HNC patients that experience excessive amounts of fatigue also report having a poor quality of life and lower rates of survival (7).  Accelerated aging and fatigue seem to lead to a vicious circle, increasing the effects of each other. These types of symptoms significantly affect the diet and physical capabilities of patients, resulting in faster age acceleration and poorer survival due to other age-related causes (8). Since HNC patients have a diagnosed chronic condition, increased inflammation, and increased levels of fatigue, it makes them an ideal target for research to further understand the accelerated aging process.

Radiation therapy speeds up biological aging in cancer patients

Xiao and colleagues examined the effects of anti-cancer therapies on accelerated aging in HNC patients. The study examined data from 133 patients who had been diagnosed with HNC. Researchers followed these patients for a year and made a note of their symptoms and treatment (9).

The study examined blood samples for inflammatory biomarkers and DNA methylation as a way of assessing age acceleration. Results showed that some treatments increased aging significantly. Half of all the patients experienced severe fatigue as well. Fatigue seemed to be worse immediately after radiotherapy, where aging acceleration was measured at almost 5 years. Patients with the highest levels of fatigue had up to 3.1 years of accelerated aging.  

The connection to inflammation was clear, as patients with the highest inflammatory markers had almost 5 years higher accelerated aging than the rest. However, this increase in age acceleration seemed to decrease once treatment was over, and inflammatory markers also decreased. The results also show that combined radiotherapy and chemotherapy had the greatest sped up aging effect, but certain chemotherapy drugs such as cisplatin had a worse effect on aging.

These results show the impact cancer treatments and inflammation can have on cellular aging. Understanding this process will allow researchers to develop treatments that induce less stress on cells and that can avoid speeding up the aging process.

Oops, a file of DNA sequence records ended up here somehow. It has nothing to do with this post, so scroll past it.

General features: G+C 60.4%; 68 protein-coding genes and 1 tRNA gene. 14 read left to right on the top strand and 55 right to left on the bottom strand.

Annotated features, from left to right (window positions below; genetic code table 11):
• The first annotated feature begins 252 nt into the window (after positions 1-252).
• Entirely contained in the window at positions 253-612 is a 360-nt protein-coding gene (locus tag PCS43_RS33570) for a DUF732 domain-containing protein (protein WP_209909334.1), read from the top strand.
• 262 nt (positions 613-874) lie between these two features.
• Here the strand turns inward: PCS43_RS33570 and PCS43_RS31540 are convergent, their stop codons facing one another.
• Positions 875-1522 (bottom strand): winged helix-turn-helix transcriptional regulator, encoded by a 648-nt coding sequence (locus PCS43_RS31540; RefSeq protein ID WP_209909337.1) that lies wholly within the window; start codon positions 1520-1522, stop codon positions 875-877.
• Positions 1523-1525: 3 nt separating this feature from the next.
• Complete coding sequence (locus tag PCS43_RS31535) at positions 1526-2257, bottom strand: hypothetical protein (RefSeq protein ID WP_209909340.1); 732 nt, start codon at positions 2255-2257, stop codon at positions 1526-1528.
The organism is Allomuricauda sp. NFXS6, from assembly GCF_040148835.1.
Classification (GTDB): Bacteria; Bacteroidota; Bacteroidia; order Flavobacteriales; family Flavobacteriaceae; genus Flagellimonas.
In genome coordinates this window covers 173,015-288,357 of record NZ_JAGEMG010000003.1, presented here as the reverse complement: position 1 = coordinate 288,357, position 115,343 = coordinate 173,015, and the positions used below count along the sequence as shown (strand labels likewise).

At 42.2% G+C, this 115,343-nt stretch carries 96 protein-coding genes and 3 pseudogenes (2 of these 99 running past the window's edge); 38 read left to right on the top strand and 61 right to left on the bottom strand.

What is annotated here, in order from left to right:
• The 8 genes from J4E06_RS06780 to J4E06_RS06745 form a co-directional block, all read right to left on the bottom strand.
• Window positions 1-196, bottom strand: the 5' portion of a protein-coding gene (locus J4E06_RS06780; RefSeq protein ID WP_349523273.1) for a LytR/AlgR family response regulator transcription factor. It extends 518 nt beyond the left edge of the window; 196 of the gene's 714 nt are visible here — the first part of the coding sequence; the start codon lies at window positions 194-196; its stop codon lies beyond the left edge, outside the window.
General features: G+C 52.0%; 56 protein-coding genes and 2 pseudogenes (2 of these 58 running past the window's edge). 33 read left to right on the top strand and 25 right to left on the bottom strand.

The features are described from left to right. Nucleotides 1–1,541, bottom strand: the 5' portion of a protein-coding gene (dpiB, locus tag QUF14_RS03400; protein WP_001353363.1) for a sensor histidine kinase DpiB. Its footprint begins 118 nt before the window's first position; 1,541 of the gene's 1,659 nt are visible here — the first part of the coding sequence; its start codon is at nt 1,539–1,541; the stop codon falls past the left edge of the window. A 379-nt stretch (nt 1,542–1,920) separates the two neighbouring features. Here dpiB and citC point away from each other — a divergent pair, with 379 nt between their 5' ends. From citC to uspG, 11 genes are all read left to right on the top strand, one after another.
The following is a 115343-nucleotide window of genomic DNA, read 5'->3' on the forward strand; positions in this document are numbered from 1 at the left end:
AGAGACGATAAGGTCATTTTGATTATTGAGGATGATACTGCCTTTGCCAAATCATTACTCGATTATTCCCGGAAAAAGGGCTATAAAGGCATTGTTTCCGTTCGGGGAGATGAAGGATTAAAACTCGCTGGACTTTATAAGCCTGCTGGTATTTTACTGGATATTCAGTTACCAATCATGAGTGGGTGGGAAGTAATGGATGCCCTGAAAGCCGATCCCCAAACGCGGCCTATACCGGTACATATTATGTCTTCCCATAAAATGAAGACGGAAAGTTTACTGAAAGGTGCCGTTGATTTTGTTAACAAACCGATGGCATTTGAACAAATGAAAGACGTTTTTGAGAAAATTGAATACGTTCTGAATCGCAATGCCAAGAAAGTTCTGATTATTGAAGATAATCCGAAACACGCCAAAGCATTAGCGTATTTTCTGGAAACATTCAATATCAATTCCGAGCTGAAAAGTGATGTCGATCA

"Our findings add to the body of evidence suggesting that long-term toxicity and possibly increased mortality incurred from anti-cancer treatments for patients with HNC may be related to increased epigenetic aging and its association with inflammation," said lead author Canhua Xiao, PhD, RN, FAAN, of the Emory University School of Nursing, in Atlanta. "Future studies could examine the vulnerabilities that may account for sustained high our findings add to the body of evidence suggesting that long-term toxicity and possibly increased mortality incurred from chemoradiation, fatigue, and inflammation among patients."


  1.   Epel ES, Blackburn EH, Lin J, et al. Proc Natl Acad Sci U S A. 2004;101(49):17312-17315. 
  2.   Horvath S. Genome Biol. 2013;14(10):R115. 
  3.   Chen BH, Marioni RE, Colicino E, et al.  Aging (Albany NY). 2016;8(9):1844-1865. 
  4.   Salameh Y, Bejaoui Y, El Hajj N. Front Genet. 2020;11:171. Published 2020 Mar 10. 
  5.   Guida JL, Ahles TA, Belsky D, et al. J Natl Cancer Inst. 2019;111(12):1245-1254. 
  6.   Bruunsgaard H, Ladelund S, Pedersen AN, Schroll M, Jørgensen T, Pedersen BK. Clin Exp Immunol. 2003;132(1):24-31. 
  7.   Fang FM, Liu YT, Tang Y, Wang CJ, Ko SF. Cancer. 2004;100(2):425-432. 
  8.   Irwin ML, Smith AW, McTiernan A, et al. J Clin Oncol. 2008;26(24):3958-3964. 
  9.   Xiao C, Beitler JJ, Peng G, et al. Cancer. 2021;10.1002/cncr.33641.